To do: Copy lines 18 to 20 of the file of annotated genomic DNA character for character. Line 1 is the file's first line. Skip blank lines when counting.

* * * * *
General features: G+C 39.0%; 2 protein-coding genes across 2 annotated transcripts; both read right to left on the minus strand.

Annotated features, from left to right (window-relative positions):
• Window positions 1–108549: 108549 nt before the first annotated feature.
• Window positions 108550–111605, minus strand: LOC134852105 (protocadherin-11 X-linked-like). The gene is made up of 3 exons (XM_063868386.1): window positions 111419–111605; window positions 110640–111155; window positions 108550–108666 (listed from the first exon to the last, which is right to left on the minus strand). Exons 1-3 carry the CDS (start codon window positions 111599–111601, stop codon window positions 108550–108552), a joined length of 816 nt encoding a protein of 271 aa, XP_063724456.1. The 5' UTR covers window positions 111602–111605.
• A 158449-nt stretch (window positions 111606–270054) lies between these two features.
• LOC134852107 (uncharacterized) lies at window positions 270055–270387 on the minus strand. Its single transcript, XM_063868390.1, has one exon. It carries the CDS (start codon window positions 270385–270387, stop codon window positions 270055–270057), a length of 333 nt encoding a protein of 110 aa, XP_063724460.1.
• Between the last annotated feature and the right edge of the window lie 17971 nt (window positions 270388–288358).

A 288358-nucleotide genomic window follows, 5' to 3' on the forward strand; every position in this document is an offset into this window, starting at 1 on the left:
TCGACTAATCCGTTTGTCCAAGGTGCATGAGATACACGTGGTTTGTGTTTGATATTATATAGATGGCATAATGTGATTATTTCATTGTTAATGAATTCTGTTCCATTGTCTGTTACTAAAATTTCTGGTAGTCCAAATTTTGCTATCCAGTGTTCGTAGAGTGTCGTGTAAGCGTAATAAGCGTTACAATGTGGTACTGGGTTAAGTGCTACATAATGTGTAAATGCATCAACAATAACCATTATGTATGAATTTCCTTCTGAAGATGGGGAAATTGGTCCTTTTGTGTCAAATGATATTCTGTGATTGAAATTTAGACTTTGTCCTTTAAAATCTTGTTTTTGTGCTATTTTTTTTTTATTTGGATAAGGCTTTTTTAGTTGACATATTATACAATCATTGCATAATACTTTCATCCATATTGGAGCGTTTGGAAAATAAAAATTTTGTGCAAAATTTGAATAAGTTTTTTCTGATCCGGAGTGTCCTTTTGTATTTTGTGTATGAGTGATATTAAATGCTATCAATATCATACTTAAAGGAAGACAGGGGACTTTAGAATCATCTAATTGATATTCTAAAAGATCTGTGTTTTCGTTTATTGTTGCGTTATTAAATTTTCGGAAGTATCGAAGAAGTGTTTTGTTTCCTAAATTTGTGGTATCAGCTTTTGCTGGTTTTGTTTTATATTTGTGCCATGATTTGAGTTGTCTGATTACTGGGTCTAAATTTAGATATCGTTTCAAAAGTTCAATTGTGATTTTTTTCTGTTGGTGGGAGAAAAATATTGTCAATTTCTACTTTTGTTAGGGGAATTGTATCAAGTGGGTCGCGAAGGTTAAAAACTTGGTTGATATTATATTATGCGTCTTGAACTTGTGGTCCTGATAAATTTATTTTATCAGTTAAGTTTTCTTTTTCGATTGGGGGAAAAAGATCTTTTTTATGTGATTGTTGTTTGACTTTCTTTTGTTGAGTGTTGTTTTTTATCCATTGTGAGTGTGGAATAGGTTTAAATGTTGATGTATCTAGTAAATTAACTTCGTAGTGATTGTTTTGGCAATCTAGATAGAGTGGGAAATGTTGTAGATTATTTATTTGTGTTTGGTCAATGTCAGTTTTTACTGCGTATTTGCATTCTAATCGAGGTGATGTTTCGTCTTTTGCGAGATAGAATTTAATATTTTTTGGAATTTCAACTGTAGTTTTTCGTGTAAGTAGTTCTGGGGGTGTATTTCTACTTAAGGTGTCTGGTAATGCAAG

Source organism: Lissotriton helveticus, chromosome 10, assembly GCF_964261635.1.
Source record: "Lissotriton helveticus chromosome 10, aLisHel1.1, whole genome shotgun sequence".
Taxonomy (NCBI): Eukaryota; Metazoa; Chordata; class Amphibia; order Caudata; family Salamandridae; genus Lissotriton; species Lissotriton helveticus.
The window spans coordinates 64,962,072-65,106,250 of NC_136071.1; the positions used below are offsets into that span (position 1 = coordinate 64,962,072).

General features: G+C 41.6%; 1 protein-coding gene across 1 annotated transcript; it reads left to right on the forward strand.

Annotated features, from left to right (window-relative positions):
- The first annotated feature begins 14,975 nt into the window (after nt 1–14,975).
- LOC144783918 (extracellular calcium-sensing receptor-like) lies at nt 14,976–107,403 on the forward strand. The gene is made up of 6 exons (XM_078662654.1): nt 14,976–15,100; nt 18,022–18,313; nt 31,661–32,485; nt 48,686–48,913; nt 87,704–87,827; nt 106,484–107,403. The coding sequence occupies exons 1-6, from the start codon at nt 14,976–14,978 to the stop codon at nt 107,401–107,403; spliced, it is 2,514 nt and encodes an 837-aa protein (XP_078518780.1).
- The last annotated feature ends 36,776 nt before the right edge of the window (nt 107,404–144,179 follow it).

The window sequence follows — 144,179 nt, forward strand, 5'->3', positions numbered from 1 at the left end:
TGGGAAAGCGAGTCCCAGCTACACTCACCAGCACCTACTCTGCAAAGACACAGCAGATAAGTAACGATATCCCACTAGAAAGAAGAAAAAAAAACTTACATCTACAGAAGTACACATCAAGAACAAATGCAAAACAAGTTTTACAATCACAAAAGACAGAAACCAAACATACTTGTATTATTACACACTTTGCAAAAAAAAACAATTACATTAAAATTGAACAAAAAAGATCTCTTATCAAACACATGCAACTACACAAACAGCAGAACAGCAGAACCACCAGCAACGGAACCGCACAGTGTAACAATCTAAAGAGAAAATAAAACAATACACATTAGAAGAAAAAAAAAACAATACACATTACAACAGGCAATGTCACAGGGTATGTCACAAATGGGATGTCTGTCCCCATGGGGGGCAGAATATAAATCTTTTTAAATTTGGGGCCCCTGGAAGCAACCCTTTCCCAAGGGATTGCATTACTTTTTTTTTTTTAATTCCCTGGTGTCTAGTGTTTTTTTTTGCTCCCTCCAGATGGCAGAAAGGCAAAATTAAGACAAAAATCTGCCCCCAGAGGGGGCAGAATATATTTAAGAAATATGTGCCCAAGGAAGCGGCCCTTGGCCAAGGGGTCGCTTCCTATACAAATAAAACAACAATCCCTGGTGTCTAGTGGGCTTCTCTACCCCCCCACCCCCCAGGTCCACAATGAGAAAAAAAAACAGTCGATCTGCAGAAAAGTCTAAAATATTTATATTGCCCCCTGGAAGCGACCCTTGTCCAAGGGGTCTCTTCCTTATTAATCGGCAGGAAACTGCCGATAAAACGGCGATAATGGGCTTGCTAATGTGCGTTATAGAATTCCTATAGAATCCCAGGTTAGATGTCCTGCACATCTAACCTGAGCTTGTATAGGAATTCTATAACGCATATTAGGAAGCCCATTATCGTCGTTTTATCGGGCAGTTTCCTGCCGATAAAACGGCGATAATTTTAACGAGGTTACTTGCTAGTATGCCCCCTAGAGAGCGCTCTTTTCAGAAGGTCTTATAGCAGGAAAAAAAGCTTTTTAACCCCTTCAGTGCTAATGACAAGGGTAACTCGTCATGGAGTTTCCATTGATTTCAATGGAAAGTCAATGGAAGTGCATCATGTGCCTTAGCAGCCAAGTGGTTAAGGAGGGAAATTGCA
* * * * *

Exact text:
- The last annotated feature ends 36,776 nt before the right edge of the window (nt 107,404–144,179 follow it).

The window sequence follows — 144,179 nt, forward strand, 5'->3', positions numbered from 1 at the left end:
TGGGAAAGCGAGTCCCAGCTACACTCACCAGCACCTACTCTGCAAAGACACAGCAGATAAGTAACGATATCCCACTAGAAAGAAGAAAAAAAAACTTACATCTACAGAAGTACACATCAAGAACAAATGCAAAACAAGTTTTACAATCACAAAAGACAGAAACCAAACATACTTGTATTATTACACACTTTGCAAAAAAAAACAATTACATTAAAATTGAACAAAAAAGATCTCTTATCAAACACATGCAACTACACAAACAGCAGAACAGCAGAACCACCAGCAACGGAACCGCACAGTGTAACAATCTAAAGAGAAAATAAAACAATACACATTAGAAGAAAAAAAAAACAATACACATTACAACAGGCAATGTCACAGGGTATGTCACAAATGGGATGTCTGTCCCCATGGGGGGCAGAATATAAATCTTTTTAAATTTGGGGCCCCTGGAAGCAACCCTTTCCCAAGGGATTGCATTACTTTTTTTTTTTTAATTCCCTGGTGTCTAGTGTTTTTTTTTGCTCCCTCCAGATGGCAGAAAGGCAAAATTAAGACAAAAATCTGCCCCCAGAGGGGGCAGAATATATTTAAGAAATATGTGCCCAAGGAAGCGGCCCTTGGCCAAGGGGTCGCTTCCTATACAAATAAAACAACAATCCCTGGTGTCTAGTGGGCTTCTCTACCCCCCCACCCCCCAGGTCCACAATGAGAAAAAAAAACAGTCGATCTGCAGAAAAGTCTAAAATATTTATATTGCCCCCTGGAAGCGACCCTTGTCCAAGGGGTCTCTTCCTTATTAATCGGCAGGAAACTGCCGATAAAACGGCGATAATGGGCTTGCTAATGTGCGTTATAGAATTCCTATAGAATCCCAGGTTAGATGTCCTGCACATCTAACCTGAGCTTGTATAGGAATTCTATAACGCATATTAGGAAGCCCATTATCGTCGTTTTATCGGGCAGTTTCCTGCCGATAAAACGGCGATAATTTTAACGAGGTTACTTGCTAGTATGCCCCCTAGAGAGCGCTCTTTTCAGAAGGTCTTATAGCAGGAAAAAAAGCTTTTTAACCCCTTCAGTGCTAATGACAAGGGTAACTCGTCATGGAGTTTCCATTGATTTCAATGGAAAGTCAATGGAAGTGCATCATGTGCCTTAGCAGCCAAGTGGTTAAGGAGGGAAATTGCA